abstract     = {The [C II] 157.74 mu m line is an important coolant for the neutral interstellar gas. Since [C II] is the brightest spectral line for most galaxies, it is a potentially powerful tracer of star formation activity. In this paper, we present a calibration of the star formation rate (SFR) as a function of the [C II] luminosity for a sample of 24 star-forming galaxies in the nearby Universe. This sample includes objects classified as H II regions or low-ionization nuclear emission-line regions, but omits all Seyfert galaxies with a significant contribution from the active galactic nucleus to the mid-infrared photometry. In order to calibrate the SFR against the line luminosity, we rely on both Galaxy Evolution Explorer far-ultraviolet data, which is an ideal tracer of the unobscured star formation, and MIPS 24 mu m, to probe the dust-enshrouded fraction of star formation. In the case of normal star-forming galaxies, the [C II] luminosity correlates well with the SFR. However, the extension of this relation to more quiescent (H alpha EW {\textlangle}= 10 angstrom) or ultraluminous galaxies should be handled with caution, since these objects show a non-linearity in the L-[C II]-to-L-FIR ratio as a function of L-FIR (and thus, their star formation activity).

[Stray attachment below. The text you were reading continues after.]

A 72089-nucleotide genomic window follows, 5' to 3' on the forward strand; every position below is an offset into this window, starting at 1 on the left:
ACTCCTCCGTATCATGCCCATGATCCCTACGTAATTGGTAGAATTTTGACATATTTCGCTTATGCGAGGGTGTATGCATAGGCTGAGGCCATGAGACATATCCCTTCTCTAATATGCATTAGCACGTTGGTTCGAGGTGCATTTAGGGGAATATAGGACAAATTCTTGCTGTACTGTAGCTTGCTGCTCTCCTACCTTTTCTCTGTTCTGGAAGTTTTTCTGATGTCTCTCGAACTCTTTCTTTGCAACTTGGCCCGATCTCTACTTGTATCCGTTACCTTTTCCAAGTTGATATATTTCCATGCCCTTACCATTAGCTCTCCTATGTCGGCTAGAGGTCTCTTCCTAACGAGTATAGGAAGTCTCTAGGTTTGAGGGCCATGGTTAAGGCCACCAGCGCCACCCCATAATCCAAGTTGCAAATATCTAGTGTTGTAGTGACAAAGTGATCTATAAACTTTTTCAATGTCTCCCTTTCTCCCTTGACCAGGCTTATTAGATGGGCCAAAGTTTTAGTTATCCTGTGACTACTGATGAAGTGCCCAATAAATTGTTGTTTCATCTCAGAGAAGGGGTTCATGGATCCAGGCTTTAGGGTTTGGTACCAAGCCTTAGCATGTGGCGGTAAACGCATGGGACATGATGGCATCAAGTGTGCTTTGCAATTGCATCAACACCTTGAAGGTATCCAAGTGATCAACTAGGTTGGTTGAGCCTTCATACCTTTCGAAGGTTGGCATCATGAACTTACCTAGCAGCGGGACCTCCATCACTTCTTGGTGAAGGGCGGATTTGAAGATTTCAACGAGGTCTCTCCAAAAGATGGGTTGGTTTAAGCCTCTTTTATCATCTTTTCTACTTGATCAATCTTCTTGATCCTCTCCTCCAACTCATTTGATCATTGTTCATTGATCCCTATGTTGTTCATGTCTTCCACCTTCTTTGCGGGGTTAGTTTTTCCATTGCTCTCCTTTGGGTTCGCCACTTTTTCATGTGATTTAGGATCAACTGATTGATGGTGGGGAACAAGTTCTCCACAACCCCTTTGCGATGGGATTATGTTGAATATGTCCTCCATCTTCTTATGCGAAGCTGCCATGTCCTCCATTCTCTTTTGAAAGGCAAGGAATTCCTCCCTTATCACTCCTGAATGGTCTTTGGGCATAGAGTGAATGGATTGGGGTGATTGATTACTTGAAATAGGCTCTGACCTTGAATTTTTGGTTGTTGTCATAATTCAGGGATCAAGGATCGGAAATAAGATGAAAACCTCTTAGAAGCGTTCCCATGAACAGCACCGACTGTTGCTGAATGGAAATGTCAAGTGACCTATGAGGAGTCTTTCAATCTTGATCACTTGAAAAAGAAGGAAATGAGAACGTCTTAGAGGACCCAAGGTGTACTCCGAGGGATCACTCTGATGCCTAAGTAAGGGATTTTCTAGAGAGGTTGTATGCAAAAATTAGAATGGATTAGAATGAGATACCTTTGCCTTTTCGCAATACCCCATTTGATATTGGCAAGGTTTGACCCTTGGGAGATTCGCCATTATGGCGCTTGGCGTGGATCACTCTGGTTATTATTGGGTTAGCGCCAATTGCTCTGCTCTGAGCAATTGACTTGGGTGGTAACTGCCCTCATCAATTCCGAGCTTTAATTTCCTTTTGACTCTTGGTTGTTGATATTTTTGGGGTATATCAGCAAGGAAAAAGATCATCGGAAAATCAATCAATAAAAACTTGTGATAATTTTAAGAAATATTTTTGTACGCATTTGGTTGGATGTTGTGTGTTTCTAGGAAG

We provide two possible explanations for the origin of the tight correlation between the [C II] emission and the star formation activity on a global galaxy-scale. A first interpretation could be that the [C II] emission from photodissociation regions (PDRs) arises from the immediate surroundings of star-forming regions. Since PDRs are neutral regions of warm dense gas at the boundaries between H II regions and molecular clouds and they provide the bulk of [C II] emission in most galaxies, we believe that a more or less constant contribution from these outer layers of photon-dominated molecular clumps to the [C II] emission provides a straightforward explanation for this close link between the [C II] luminosity and SFR. Alternatively, we consider the possibility that the [C II] emission is associated with the cold interstellar medium, which advocates an indirect link with the star formation activity in a galaxy through the Schmidt law.},